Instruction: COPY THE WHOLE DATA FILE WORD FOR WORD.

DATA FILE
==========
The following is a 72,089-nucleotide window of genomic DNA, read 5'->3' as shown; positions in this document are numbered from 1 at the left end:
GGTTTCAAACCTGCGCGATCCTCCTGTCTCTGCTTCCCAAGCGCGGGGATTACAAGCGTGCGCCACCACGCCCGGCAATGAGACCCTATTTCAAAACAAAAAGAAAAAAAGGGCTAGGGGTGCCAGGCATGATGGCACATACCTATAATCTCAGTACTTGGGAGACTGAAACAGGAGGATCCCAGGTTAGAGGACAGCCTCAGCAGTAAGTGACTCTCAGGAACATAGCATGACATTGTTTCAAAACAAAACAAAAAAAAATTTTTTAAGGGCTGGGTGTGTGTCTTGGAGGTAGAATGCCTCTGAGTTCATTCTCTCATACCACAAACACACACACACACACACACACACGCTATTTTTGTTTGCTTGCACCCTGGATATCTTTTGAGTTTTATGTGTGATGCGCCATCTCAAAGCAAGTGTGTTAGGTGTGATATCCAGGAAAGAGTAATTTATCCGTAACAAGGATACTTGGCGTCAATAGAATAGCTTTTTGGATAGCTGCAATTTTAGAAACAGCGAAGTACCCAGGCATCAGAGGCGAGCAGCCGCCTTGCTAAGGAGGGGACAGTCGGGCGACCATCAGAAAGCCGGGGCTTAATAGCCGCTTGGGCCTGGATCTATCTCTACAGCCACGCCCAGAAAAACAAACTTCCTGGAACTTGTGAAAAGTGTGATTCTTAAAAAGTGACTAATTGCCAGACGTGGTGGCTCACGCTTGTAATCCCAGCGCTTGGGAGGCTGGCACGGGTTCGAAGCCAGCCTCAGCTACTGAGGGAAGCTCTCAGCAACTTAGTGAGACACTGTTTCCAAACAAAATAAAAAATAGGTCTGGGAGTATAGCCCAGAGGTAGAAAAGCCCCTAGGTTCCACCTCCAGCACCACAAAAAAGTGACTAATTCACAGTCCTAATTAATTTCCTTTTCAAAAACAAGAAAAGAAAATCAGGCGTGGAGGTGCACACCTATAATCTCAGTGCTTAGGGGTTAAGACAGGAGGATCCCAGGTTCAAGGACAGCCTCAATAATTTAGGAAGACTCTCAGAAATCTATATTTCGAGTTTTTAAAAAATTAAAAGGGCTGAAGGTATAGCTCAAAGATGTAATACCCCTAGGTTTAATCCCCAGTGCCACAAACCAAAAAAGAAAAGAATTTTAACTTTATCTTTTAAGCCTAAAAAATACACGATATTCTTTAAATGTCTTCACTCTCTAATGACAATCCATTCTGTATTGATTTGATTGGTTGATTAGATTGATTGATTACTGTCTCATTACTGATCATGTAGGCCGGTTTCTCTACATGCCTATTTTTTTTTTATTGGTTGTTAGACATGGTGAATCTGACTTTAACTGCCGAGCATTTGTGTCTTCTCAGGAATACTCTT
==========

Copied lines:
The following is a 72,089-nucleotide window of genomic DNA, read 5'->3' as shown; positions in this document are numbered from 1 at the left end:
GGTTTCAAACCTGCGCGATCCTCCTGTCTCTGCTTCCCAAGCGCGGGGATTACAAGCGTGCGCCACCACGCCCGGCAATGAGACCCTATTTCAAAACAAAAAGAAAAAAAGGGCTAGGGGTGCCAGGCATGATGGCACATACCTATAATCTCAGTACTTGGGAGACTGAAACAGGAGGATCCCAGGTTAGAGGACAGCCTCAGCAGTAAGTGACTCTCAGGAACATAGCATGACATTGTTTCAAAACAAAACAAAAAAAAATTTTTTAAGGGCTGGGTGTGTGTCTTGGAGGTAGAATGCCTCTGAGTTCATTCTCTCATACCACAAACACACACACACACACACACACACGCTATTTTTGTTTGCTTGCACCCTGGATATCTTTTGAGTTTTATGTGTGATGCGCCATCTCAAAGCAAGTGTGTTAGGTGTGATATCCAGGAAAGAGTAATTTATCCGTAACAAGGATACTTGGCGTCAATAGAATAGCTTTTTGGATAGCTGCAATTTTAGAAACAGCGAAGTACCCAGGCATCAGAGGCGAGCAGCCGCCTTGCTAAGGAGGGGACAGTCGGGCGACCATCAGAAAGCCGGGGCTTAATAGCCGCTTGGGCCTGGATCTATCTCTACAGCCACGCCCAGAAAAACAAACTTCCTGGAACTTGTGAAAAGTGTGATTCTTAAAAAGTGACTAATTGCCAGACGTGGTGGCTCACGCTTGTAATCCCAGCGCTTGGGAGGCTGGCACGGGTTCGAAGCCAGCCTCAGCTACTGAGGGAAGCTCTCAGCAACTTAGTGAGACACTGTTTCCAAACAAAATAAAAAATAGGTCTGGGAGTATAGCCCAGAGGTAGAAAAGCCCCTAGGTTCCACCTCCAGCACCACAAAAAAGTGACTAATTCACAGTCCTAATTAATTTCCTTTTCAAAAACAAGAAAAGAAAATCAGGCGTGGAGGTGCACACCTATAATCTCAGTGCTTAGGGGTTAAGACAGGAGGATCCCAGGTTCAAGGACAGCCTCAATAATTTAGGAAGACTCTCAGAAATCTATATTTCGAGTTTTTAAAAAATTAAAAGGGCTGAAGGTATAGCTCAAAGATGTAATACCCCTAGGTTTAATCCCCAGTGCCACAAACCAAAAAAGAAAAGAATTTTAACTTTATCTTTTAAGCCTAAAAAATACACGATATTCTTTAAATGTCTTCACTCTCTAATGACAATCCATTCTGTATTGATTTGATTGGTTGATTAGATTGATTGATTACTGTCTCATTACTGATCATGTAGGCCGGTTTCTCTACATGCCTATTTTTTTTTTATTGGTTGTTAGACATGGTGAATCTGACTTTAACTGCCGAGCATTTGTGTCTTCTCAGGAATACTCTT